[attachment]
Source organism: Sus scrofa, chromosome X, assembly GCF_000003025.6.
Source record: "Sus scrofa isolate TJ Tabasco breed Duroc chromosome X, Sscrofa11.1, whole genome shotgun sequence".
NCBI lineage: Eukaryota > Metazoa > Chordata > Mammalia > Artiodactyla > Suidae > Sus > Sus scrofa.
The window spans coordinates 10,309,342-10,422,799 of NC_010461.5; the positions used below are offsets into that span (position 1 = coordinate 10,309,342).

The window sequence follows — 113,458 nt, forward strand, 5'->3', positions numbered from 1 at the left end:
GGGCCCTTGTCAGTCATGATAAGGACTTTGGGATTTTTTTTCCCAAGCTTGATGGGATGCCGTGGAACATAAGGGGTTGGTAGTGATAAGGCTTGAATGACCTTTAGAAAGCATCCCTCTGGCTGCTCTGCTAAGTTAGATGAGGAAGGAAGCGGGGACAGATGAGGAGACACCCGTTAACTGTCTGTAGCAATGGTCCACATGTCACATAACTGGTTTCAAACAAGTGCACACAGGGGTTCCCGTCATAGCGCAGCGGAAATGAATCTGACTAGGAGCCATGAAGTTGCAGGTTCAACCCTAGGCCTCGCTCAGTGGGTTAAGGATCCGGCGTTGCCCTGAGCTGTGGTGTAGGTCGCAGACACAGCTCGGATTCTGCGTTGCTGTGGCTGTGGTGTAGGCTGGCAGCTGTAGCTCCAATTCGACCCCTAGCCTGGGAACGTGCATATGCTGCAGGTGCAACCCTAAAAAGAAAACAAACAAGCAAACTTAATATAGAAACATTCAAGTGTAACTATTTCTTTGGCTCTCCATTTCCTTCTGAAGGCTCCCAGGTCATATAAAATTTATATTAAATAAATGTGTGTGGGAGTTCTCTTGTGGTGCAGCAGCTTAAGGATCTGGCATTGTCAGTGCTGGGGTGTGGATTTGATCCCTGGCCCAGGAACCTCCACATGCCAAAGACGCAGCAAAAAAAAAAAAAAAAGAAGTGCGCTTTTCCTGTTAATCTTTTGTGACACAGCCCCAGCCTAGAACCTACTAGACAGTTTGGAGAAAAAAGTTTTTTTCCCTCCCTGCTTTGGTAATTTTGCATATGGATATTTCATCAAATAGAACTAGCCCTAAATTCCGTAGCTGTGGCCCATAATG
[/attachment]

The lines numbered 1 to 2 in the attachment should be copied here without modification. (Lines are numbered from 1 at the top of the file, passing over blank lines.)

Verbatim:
Source organism: Sus scrofa, chromosome X, assembly GCF_000003025.6.
Source record: "Sus scrofa isolate TJ Tabasco breed Duroc chromosome X, Sscrofa11.1, whole genome shotgun sequence".